5b.     . . . In certain situations, you may not have repaid or reimbursed your employees or obtained their consents prior to filing a claim, such as in cases where the period of limitations on credit or refund is about to expire. In those situations, file Form 941-X, but do not check a box on line 5. Tell us on line 25 that you have not repaid or reimbursed employees or obtained consents. However, you must certify that you have repaid or reimbursed your employees or obtained consents before the IRS can grant the claim.

 5c.     Check the box on line 5c to certify that your overreported tax is only for the employer share of social security and Medicare taxes. Affected employees did not give you consent to file a claim for refund for the employee share of social security and Medicare taxes, they could not be found, or would not (or could not) give you a statement described on line 5b.

 5d.     Check the box on line 5d to certify that your overreported amount is only for federal income tax, social security tax, Medicare tax, or Additional Medicare Tax that you did not withhold from your employees.

The Form 941-X instructions also provide a sample consent that can be used as a template by employers:

Employee name ____________________

Employer name  ____________________

I give my consent to have my employer (named above) file a claim on my behalf with the IRS requesting $_________ in overcollected social security and Medicare taxes for 20___. I have not claimed a refund of or credit for the overcollected taxes from the IRS, or if I did, that claim has been rejected; and I will not claim a refund or a credit of the amount.

 Employee signature _____________________

Date _________________

The consents are not sent to the IRS but retained by the employer. However, employers should be mindful not only to retain such consents, but also to adequately document their efforts to obtain consents for all qualifying employees, whether or not they are returned.

On a going-forward basis until Quality Stores is decided, employers can ease the burden of having to track down former employees and send out consent forms to qualify their own refund claims by incorporating a consent form along the lines of the template shown above into the paperwork typically involved in the termination process.  Of course, if Quality Stores is decided favorably, employers from that point forward will no longer be obliged to withhold, obviating the need to continue this practice.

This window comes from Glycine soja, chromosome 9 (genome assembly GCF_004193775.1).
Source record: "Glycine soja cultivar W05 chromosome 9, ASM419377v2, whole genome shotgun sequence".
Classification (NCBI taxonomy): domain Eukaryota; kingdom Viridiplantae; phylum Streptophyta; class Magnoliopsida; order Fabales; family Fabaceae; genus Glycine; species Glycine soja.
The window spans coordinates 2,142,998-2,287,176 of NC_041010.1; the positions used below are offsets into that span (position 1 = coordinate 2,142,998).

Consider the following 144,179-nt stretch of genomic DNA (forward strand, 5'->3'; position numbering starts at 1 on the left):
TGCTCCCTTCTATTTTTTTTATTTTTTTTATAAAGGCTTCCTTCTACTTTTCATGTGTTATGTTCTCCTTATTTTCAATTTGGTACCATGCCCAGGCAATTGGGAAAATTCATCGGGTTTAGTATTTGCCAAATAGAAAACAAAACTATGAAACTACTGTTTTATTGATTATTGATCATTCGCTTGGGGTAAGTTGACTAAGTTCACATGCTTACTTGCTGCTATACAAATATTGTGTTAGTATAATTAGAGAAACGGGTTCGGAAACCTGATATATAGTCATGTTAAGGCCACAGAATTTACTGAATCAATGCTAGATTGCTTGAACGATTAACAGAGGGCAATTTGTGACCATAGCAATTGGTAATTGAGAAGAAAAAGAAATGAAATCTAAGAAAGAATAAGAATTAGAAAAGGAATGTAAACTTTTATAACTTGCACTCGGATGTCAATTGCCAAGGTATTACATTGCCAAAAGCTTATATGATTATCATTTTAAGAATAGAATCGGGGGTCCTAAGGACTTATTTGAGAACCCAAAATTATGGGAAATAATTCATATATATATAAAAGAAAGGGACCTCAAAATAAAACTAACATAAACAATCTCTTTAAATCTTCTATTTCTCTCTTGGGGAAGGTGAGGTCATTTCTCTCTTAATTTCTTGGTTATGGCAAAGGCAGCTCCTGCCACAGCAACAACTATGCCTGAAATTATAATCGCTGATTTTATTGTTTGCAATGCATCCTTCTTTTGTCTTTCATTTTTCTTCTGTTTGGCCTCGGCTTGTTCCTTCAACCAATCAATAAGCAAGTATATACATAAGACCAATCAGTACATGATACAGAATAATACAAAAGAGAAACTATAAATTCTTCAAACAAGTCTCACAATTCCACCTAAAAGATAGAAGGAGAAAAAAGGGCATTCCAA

Sixth Circuit Moves The Ball Forward For Companies Seeking FICA Tax Refunds On Supplemental Unemployment Compensation Benefit Payments

January 8, 2013

By Phil Karter and John Hackney

For companies that have implemented employee layoffs in the past several years and made severance payments to terminated employees, the prospect of eligibility for federal tax refunds for any FICA taxes withheld from such payments took another step forward with the Sixth Circuit’s January 4th denial of the government’s petition for rehearing en banc in United States v. Quality Stores (Civil No. 10-1563, 6th Cir. 2012).

The rehearing petition was filed after a government loss in September of last year in which the appellate court affirmed a lower court’s decision that supplemental unemployment compensation benefit (SUB) payments are not taxable as wages and are consequently exempt from FICA taxes. Under section 3402(o)(2) of the Internal Revenue Code, SUB payments are defined as “amounts which are paid to an employee, pursuant to a plan to which the employer is a party, because of an employee’s involuntary separation from employment (whether or not such separation is temporary), resulting directly from a reduction in force, the discontinuance of a plant or operation, or other similar conditions.”